“Our high proportion of female employees means that we already offer many family-friendly policies and have a relatively large number of flexible workers.
“We are developing a number of new initiatives across recruitment, retention, career progression, and mentoring programmes to make progress in reducing our gender pay gap going forward.”
The statement claimed that across three-quarters of the UK business, there is “no evidence of an appreciable gender pay gap”, with the publisher attributing the gap to the senior leadership team, many of whom are “long standing” at the company.
This is despite Conde Nast’s employees being 74 per women across the business as of the snapshot reporting date of 5 April – with the top earners made up of 63 per cent women.
This means the company’s gender pay gap is skewed by the salaries of the men who make up 37 per cent of the top quarter of earners in the business.
The Economist Group, which has the highest median gender pay gap in UK media at 29.5 per cent and fourth highest mean gap at 32.5 per cent, also declined to comment beyond the statement in its report.
In it, chief executive Chris Stibbs said that although the group employs similar numbers of men and women “we need to provide more opportunities for women to progress”.
He said: “We are committed to achieving gender parity across the group and through annual measurement and reporting we will demonstrate improvement.”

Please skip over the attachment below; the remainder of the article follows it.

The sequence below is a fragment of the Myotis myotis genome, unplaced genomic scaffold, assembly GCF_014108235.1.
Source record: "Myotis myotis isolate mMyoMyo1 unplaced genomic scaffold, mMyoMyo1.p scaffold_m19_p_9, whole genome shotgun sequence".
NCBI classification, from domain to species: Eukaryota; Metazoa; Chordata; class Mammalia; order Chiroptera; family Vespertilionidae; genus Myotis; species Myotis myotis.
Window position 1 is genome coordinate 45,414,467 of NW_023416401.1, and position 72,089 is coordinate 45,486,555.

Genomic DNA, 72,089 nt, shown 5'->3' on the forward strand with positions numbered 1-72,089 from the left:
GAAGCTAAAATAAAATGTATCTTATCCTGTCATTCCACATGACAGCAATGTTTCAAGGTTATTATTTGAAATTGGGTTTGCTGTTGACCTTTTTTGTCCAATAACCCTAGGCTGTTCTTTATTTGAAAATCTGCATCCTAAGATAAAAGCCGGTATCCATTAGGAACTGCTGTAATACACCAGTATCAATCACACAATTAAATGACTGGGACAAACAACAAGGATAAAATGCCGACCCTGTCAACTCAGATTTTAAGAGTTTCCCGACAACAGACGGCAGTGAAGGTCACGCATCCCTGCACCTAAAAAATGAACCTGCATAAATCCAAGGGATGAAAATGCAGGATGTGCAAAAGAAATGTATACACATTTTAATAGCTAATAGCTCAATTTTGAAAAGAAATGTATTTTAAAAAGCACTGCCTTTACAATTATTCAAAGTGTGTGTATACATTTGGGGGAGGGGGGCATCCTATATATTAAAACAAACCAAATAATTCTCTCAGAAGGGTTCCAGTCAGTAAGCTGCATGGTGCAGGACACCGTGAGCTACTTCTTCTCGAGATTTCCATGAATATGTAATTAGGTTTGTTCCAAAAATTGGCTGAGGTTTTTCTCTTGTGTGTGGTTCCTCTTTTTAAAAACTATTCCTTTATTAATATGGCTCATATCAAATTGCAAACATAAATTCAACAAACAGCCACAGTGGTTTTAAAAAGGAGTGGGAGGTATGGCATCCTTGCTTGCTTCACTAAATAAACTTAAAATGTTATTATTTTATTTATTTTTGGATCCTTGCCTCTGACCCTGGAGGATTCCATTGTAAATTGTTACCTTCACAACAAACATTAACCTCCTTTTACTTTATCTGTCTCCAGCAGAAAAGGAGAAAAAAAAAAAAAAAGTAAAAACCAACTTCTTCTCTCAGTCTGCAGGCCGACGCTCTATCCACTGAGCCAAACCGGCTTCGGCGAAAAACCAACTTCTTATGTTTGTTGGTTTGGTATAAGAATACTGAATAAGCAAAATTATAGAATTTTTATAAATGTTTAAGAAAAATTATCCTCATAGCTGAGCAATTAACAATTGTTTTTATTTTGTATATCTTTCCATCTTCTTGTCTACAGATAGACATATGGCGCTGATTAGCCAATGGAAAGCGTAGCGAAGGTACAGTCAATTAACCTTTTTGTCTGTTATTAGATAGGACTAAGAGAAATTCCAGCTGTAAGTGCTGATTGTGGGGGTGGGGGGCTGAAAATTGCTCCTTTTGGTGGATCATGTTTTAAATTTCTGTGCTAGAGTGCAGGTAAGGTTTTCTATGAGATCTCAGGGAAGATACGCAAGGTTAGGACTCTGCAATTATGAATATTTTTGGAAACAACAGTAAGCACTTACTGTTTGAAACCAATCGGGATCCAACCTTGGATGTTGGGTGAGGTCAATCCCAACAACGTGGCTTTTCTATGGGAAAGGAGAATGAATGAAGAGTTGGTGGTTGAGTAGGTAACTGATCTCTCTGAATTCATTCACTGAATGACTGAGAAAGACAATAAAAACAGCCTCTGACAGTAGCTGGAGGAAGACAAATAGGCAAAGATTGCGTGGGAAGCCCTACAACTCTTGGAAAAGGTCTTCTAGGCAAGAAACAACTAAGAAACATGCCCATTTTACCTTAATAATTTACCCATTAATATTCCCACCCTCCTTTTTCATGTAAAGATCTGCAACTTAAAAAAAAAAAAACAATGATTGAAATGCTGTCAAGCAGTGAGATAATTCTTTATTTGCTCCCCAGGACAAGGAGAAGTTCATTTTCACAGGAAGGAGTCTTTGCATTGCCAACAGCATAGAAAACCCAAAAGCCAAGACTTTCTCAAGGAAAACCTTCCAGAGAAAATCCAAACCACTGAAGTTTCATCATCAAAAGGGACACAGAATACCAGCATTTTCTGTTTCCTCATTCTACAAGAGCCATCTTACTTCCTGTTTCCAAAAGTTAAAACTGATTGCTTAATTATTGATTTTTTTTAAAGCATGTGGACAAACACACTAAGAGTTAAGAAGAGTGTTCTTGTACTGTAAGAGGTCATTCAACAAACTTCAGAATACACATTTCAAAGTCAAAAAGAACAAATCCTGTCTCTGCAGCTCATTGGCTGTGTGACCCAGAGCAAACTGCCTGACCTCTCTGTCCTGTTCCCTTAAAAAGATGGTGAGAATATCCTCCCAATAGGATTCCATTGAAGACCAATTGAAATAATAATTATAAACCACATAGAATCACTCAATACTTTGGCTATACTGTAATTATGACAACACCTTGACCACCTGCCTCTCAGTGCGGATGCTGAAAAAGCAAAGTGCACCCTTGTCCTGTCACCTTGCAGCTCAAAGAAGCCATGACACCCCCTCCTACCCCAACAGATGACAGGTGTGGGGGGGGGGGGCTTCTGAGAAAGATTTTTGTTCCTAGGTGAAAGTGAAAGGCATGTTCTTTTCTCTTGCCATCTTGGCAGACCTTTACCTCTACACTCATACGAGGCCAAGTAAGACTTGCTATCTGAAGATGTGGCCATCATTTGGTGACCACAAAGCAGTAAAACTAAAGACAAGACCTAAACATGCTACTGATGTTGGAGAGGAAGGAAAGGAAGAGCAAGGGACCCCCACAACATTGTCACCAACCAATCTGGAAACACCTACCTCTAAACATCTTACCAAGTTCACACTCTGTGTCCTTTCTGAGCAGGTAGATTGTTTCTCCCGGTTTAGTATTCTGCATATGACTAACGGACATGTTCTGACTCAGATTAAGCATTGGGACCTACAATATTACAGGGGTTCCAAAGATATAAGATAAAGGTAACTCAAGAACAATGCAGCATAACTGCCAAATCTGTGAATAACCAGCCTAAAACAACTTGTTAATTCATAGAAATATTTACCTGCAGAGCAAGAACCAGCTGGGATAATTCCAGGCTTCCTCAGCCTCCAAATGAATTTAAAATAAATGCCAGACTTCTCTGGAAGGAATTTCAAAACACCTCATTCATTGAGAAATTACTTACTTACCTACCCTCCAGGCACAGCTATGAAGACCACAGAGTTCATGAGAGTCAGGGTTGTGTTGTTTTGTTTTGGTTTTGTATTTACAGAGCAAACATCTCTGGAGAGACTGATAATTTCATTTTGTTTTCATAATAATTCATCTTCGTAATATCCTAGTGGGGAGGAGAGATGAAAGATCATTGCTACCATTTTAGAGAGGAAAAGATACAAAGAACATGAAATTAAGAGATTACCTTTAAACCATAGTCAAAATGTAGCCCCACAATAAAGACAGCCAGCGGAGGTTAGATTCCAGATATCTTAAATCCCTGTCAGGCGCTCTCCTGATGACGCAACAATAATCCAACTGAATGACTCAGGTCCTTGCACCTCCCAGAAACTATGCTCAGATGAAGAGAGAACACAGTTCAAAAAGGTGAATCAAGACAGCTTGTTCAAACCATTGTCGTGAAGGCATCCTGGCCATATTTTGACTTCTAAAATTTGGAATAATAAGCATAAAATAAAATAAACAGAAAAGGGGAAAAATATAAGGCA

The commitments listed in the report include addressing high turnover in lower paid roles with careful recruitment, considering multiple male and female candidates for senior roles and creating better male and female balance in management teams.
“Some teams have achieved this and others have a way to go,” it said.
The report also notes: “While the key challenge is of equal representation of women in senior roles and management teams, this will not be achieved by recruitment and career progression alone.
“We will also reexamine policies and practices, paternity and maternity support, management development, and deploy widely our diversity and inclusion training including understanding unconscious biases.”
A spokesperson for The Economist Group pointed out that Wilmington, publisher of Health Service Journal and Compliance Week, has a higher median gender pay gap of 36.6 per cent and mean pay gap of 49.6 per cent.
Wilmington has fewer than 250 employees in the UK and published its figures voluntarily. Press Gazette made the decision not to include the publisher in its round-up of pay gap figures because of its small size.